Proposals to lift onshore wind out of a de-facto moratorium are unlikely to boost private investment in the sector, trade association Renewable UK has warned.
The warning comes in response to reports that Conservative MP Alok Sharma is planning to put forward an amendment to the Energy Bill, which would prevent onshore wind projects from being vetoed by a tiny minority of residents.
The move represents a U-turn from Prime Minister Rishi Sunak who first opposed onshore wind developments last summer in his leadership bid.
However, Renewable UK has raised concerns over a clause in Sharma’s proposals to prevent developers from appealing project rejections.
If enacted, the group warned this would turn future proposals into a one-shot opportunity for companies, raising the risk of spending time and capital financing potential projects that could be kiboshed by local opposition.
James Robottom, head of onshore wind told City A.M.: “The feedback we have had from our members is that if the amendment passes, it’s not going to do anything to encourage investment because the development expenditure risk is so high. While one person can’t block projects anymore, you now only have one shot.”
The government is thrashing out the final wording of the proposals, with ministers set to put forward the changes to the Energy Bill this week, The Daily Telegraph reported.
The bill will be presented for its third reading in parliament tomorrow.
Sharma’s proposals have wide support among backbench MPs – including former Prime Minister Liz Truss – alongside the backing of the Labour Party, which has pledged to ramp up onshore wind developments if it wins the next election.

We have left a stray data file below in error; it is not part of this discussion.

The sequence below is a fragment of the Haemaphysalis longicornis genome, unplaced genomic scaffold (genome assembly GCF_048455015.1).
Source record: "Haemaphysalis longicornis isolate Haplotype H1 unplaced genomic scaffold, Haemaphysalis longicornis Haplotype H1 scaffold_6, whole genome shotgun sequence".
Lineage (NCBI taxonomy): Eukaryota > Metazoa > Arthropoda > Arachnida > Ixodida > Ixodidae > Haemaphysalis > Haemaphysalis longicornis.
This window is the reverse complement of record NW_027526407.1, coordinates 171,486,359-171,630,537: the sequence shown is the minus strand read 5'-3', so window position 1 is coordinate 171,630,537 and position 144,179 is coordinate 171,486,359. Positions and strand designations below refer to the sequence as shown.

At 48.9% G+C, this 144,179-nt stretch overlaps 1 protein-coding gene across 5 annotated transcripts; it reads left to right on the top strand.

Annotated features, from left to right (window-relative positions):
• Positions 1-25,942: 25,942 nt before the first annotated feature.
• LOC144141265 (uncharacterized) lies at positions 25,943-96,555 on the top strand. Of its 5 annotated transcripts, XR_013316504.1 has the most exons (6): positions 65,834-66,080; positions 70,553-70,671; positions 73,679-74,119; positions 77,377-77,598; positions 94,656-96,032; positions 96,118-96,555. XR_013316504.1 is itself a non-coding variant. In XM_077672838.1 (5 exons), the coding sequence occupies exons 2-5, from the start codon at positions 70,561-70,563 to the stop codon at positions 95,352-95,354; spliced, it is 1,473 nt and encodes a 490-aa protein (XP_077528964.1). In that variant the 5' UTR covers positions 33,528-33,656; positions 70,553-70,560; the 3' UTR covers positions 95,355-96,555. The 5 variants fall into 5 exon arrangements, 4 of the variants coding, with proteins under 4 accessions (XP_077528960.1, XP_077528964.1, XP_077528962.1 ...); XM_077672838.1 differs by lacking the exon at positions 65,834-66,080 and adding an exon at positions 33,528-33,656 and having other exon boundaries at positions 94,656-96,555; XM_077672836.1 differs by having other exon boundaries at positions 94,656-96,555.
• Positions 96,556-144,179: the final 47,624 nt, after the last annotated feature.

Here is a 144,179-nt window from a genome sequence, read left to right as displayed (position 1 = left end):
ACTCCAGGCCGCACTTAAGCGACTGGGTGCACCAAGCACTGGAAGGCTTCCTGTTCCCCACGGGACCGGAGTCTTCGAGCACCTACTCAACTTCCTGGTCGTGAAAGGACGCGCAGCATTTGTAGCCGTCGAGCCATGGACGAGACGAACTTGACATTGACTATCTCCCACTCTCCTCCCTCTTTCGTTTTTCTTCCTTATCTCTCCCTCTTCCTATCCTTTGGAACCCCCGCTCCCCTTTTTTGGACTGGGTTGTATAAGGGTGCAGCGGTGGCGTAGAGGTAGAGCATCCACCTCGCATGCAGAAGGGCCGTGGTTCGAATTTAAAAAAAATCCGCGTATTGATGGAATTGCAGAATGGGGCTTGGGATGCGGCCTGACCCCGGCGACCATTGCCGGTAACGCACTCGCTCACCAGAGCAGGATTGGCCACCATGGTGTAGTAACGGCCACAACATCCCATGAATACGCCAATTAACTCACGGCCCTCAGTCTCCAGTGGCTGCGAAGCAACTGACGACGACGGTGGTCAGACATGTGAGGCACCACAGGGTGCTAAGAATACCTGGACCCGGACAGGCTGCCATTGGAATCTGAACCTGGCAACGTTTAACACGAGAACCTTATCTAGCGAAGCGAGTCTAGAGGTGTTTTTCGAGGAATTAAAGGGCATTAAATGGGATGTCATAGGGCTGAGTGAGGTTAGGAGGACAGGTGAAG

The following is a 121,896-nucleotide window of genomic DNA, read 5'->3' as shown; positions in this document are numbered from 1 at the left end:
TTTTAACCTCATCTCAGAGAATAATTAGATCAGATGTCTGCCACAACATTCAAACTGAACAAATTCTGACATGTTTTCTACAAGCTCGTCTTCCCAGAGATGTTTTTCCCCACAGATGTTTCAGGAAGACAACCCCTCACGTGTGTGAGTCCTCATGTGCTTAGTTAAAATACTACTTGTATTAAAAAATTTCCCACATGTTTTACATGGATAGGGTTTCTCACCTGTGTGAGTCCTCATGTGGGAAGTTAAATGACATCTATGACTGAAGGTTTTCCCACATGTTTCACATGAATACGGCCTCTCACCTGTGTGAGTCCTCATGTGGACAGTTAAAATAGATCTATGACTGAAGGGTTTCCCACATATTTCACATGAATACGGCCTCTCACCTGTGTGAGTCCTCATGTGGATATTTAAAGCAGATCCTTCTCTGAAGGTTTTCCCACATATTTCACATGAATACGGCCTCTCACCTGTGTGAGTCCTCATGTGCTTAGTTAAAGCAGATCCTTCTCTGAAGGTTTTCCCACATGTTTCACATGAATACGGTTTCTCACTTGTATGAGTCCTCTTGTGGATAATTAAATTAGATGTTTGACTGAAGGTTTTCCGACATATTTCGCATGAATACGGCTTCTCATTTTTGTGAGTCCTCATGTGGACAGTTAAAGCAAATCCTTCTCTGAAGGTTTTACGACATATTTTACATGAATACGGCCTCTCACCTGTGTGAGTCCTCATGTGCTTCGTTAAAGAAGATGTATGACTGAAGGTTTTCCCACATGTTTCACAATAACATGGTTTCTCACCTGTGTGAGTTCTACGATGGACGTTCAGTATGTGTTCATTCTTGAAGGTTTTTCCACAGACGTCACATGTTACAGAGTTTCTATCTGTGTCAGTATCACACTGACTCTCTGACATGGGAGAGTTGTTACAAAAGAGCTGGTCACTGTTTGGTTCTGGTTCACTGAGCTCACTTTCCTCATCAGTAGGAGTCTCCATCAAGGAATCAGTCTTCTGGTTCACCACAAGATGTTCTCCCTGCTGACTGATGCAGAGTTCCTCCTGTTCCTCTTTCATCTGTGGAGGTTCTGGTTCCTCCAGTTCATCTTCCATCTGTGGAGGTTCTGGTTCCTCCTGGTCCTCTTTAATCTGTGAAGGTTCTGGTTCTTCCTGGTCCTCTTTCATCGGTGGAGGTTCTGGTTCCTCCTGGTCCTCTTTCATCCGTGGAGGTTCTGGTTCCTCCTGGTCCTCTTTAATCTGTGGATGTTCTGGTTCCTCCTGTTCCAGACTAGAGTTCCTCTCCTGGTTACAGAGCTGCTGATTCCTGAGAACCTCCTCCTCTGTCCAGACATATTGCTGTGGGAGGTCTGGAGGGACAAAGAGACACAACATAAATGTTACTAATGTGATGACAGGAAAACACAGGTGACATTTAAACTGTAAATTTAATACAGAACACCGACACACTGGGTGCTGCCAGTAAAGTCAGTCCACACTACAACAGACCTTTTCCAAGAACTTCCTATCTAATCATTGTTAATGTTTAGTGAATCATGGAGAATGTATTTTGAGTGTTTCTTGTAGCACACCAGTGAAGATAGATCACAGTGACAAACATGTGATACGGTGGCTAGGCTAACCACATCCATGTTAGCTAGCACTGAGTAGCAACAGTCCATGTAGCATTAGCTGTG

Onshore wind contributes over 14GW to the UK’s supply mix, but developments have stalled since 2015 after former Prime Minister David Cameron brought in changes allowing for minority vetoes, and required all projects to be put on council designated land.
These changes meant just two onshore turbines were built in England last year, which was not just considerably less than the US, China and many European nations, but also less than in war-torn Ukraine.
A government spokesperson said: “We support the development of onshore wind where there is local support, recognising it as an efficient, low cost and a widely supported source of energy, while being a key part of helping reduce the UK’s reliance on importing expensive, foreign fossil fuels.
“We consulted on changes to national planning policy that could give local authorities more flexibility to respond to the views of their communities, and to demonstrate their support for areas suitable for onshore wind proposals.”